Ama Dablam, southwest ridge, tragedy. The southwest ridge of Ama Dablam, a beautiful peak often referred to as the Matterhorn of the Khumbu, is now one of the most popular routes in the Himalaya: commercial operators who run trips to Everest during the spring, usually reserve autumn for Ama Dablam, when there can be as many as 40 teams on the mountain. Camp 3 is situated on a shoulder, above which a steep section of ridge leads past a large serac barrier, the Dablam, which is situated out left on the west face. Camp 3 is normally considered a safe haven, but in November an unprecedented incident resulted in a fatal accident to six climbers: the British mountaineer Duncan Williams and his Sherpa Mingma Nuru, together with two Swedish climbers, Daniel Carlsson and Mikael Forsberg, plus their two Sherpas, Danuru and Tashi Dorje. Stephen Gandy, who was a member of a commercially organized expedition to the ridge, takes up the story.
On November 11 my fellow team members Duncan Williams and Mingma Nuru Sherpa left base camp for Camp 1. Clive Roberts and I had just come down from this camp after a spell of acclimatisation and needed to rest. Additionally, we had limited sleeping spaces on the mountain and it made sense to split the party, rather than carry up additional tents and stoves. Clive, Pembu Sherpa, and I set off again for Camp 1 on the following day, but later Clive descended due to difficulties with a recurring chest infection. Pembu and I continued to Camp 2 without incident.
Early on the morning of the 14th Pembu and I were woken by what sounded like an avalanche or serac fall. Approximately 15 minutes later there was a second. It seemed at the time that these came from further east and were not on Ama Dablam. Another climber at base camp put the time of the first at 4:15 a.m. A third avalanche has been reported but we didn’t hear it at Camp 2.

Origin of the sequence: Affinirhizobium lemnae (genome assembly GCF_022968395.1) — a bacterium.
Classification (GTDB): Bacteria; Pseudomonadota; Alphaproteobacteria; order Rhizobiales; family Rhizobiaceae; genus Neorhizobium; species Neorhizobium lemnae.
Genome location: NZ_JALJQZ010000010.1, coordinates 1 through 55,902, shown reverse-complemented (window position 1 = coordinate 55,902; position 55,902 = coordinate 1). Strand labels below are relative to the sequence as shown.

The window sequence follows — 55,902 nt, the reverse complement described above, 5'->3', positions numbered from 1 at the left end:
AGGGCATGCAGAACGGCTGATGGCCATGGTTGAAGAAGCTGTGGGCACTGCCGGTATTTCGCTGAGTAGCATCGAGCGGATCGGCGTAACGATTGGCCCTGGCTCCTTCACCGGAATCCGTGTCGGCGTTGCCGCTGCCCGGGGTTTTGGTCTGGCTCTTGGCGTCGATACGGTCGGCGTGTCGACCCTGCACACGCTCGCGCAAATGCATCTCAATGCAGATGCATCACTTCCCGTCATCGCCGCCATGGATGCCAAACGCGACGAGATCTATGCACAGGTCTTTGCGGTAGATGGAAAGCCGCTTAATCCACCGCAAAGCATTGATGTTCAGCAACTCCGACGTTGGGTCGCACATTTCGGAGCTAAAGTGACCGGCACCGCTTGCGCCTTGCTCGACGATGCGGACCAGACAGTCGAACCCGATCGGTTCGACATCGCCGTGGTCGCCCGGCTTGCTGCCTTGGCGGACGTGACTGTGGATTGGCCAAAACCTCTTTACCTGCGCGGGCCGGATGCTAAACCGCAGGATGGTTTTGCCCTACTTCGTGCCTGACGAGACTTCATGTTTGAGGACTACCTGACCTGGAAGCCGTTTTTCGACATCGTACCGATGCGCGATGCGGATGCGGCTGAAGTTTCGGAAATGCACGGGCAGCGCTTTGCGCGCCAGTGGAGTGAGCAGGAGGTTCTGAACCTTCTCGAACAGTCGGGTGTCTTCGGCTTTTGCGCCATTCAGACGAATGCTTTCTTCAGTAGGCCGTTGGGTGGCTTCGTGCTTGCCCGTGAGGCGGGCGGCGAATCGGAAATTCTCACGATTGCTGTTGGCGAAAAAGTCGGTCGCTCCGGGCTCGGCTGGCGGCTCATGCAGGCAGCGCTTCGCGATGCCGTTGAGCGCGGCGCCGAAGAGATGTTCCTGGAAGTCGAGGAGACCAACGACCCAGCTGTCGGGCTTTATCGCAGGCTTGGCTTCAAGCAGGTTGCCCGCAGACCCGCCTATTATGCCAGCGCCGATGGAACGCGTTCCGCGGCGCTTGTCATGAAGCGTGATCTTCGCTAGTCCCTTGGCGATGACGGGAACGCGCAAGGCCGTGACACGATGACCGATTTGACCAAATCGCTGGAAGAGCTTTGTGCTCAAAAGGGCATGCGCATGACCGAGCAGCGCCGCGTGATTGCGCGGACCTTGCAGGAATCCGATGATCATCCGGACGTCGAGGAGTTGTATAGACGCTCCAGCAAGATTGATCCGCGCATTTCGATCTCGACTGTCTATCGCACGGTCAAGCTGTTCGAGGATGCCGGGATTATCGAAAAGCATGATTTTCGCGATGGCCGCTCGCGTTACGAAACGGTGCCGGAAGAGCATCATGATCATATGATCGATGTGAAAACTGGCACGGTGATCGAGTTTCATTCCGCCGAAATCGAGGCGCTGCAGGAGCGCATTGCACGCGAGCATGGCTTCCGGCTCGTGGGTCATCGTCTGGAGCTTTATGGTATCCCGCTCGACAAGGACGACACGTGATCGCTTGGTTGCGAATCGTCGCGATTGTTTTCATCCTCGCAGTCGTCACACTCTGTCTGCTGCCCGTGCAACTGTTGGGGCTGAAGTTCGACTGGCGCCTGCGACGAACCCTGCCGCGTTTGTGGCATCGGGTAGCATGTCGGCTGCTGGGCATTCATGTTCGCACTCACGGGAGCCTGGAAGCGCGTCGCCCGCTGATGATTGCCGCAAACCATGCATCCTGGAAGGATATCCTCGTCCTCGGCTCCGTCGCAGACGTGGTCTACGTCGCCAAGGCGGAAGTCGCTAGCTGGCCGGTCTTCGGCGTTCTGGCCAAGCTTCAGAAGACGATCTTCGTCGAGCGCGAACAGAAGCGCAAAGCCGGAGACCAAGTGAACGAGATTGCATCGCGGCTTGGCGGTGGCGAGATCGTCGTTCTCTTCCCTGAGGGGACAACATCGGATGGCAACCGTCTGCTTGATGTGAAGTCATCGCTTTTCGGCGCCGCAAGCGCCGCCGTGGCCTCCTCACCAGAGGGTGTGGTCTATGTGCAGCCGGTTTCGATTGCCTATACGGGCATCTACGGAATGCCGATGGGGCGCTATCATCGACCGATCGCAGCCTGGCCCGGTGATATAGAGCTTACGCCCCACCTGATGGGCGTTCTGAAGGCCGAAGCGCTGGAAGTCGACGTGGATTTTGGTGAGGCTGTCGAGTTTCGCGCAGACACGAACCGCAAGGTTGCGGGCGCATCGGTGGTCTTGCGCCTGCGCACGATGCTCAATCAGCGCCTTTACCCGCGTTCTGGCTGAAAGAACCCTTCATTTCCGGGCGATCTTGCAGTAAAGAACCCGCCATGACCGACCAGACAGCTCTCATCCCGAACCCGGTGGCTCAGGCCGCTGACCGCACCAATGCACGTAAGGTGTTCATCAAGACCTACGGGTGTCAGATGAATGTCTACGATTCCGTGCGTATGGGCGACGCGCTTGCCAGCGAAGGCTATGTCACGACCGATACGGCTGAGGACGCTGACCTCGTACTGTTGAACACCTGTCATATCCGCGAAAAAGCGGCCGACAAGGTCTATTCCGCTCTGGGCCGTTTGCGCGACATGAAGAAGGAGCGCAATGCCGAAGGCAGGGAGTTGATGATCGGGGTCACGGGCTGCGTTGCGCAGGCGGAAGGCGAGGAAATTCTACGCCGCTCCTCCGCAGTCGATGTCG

At 7:30 a.m. we made a scheduled call to base camp and confirmed that we were ready to ascend to Camp 3. Pembu tried to raise Mingma on the radio but got no response. We assumed that either his radio batteries were dead, or that the pair were already on their way up. At 9:45 a.m. we began our ascent, with no idea that there had been any problem further up the mountain. Our radio was switched off during the ascent to conserve batteries.
At around 1:15 p.m. we were just below Camp 3, when there was another avalanche. This was not a serac fall but a snow (blocks and powder) avalanche from above the Dablam. It was directed to the right of the Dablam (looking in) and down the normal ascent route. We were sheltered by the shoulder of Camp 3. We continued and arrived at the site of the camp 10-15 minutes later. All that was left was a metal spoon to the right of the ascent route and two old ropes above some steep ground. Subsequent questioning of earlier ascensionists has shown that these were there before the avalanche.
Snow and blocks of ice weighing roughly 250-350kg covered the ca 30m by 30m area, with the 10m nearest to the Dablam heavily covered with debris and indistinguishable from the slope above: on the surface there was no evidence of Camp 3 having ever existed. We moved down the route to a safer area, where I radioed a distress message to Clive at base camp. We then descended, arriving back at Camp 2 shortly before dusk. At 4:30 p.m., a further avalanche, witnessed from base camp, again struck the site of Camp 3. Subsequent helicopter survey revealed no sign of life, though some debris was seen through binoculars, spread out ca 500m below the camp.
I believe that the initial avalanche was caused by part of the Dablam collapsing. This changed its structure, and subsequent snow avalanches from the slopes above were directed rightwards (south) onto the camp. Why the initial serac fall from the Dablam hit Camp 3 instead of following its presumably normal channel down the west face is still unclear. In initial reports several critics noted that this site has, on occasions, become too cramped, with many expeditions operating together on the mountain, forcing some teams to pitch away from the shoulder. However, I can confirm that the site was definitely not overcrowded, nor were tents situated too far to the left. In the 10 days prior to the accident there had been intermittent but certainly not heavy snowfall on the mountain, and during my ascent to Camp 3 I found the ridge to be quite firm.
I have set up a website where it is possible to make donations that will give assistance to the wives and children of the deceased Sherpas. The Himalayan Trust has agreed to act as the conduit for these funds. Please visit www.justgiving.com/amadablamwidows
Stephen Gandy, UK